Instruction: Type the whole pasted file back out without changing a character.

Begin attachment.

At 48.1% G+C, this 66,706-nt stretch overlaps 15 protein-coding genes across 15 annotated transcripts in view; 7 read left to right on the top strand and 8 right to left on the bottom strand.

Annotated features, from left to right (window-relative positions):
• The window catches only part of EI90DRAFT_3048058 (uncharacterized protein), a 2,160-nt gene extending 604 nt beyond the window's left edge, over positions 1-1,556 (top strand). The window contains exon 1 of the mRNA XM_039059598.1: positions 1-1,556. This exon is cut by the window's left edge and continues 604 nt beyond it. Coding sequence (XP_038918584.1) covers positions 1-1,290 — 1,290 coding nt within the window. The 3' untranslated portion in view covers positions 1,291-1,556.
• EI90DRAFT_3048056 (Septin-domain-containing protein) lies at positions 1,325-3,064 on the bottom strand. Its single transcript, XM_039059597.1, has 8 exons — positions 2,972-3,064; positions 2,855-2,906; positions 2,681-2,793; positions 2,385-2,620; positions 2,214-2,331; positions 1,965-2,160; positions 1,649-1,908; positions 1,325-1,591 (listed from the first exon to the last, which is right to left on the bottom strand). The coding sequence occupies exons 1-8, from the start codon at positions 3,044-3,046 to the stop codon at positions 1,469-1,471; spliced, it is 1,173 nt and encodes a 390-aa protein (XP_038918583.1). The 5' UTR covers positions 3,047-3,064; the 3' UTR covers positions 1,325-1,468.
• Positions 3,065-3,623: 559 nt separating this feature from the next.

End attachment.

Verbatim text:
At 48.1% G+C, this 66,706-nt stretch overlaps 15 protein-coding genes across 15 annotated transcripts in view; 7 read left to right on the top strand and 8 right to left on the bottom strand.

Annotated features, from left to right (window-relative positions):
• The window catches only part of EI90DRAFT_3048058 (uncharacterized protein), a 2,160-nt gene extending 604 nt beyond the window's left edge, over positions 1-1,556 (top strand). The window contains exon 1 of the mRNA XM_039059598.1: positions 1-1,556. This exon is cut by the window's left edge and continues 604 nt beyond it. Coding sequence (XP_038918584.1) covers positions 1-1,290 — 1,290 coding nt within the window. The 3' untranslated portion in view covers positions 1,291-1,556.
• EI90DRAFT_3048056 (Septin-domain-containing protein) lies at positions 1,325-3,064 on the bottom strand. Its single transcript, XM_039059597.1, has 8 exons — positions 2,972-3,064; positions 2,855-2,906; positions 2,681-2,793; positions 2,385-2,620; positions 2,214-2,331; positions 1,965-2,160; positions 1,649-1,908; positions 1,325-1,591 (listed from the first exon to the last, which is right to left on the bottom strand). The coding sequence occupies exons 1-8, from the start codon at positions 3,044-3,046 to the stop codon at positions 1,469-1,471; spliced, it is 1,173 nt and encodes a 390-aa protein (XP_038918583.1). The 5' UTR covers positions 3,047-3,064; the 3' UTR covers positions 1,325-1,468.
• Positions 3,065-3,623: 559 nt separating this feature from the next.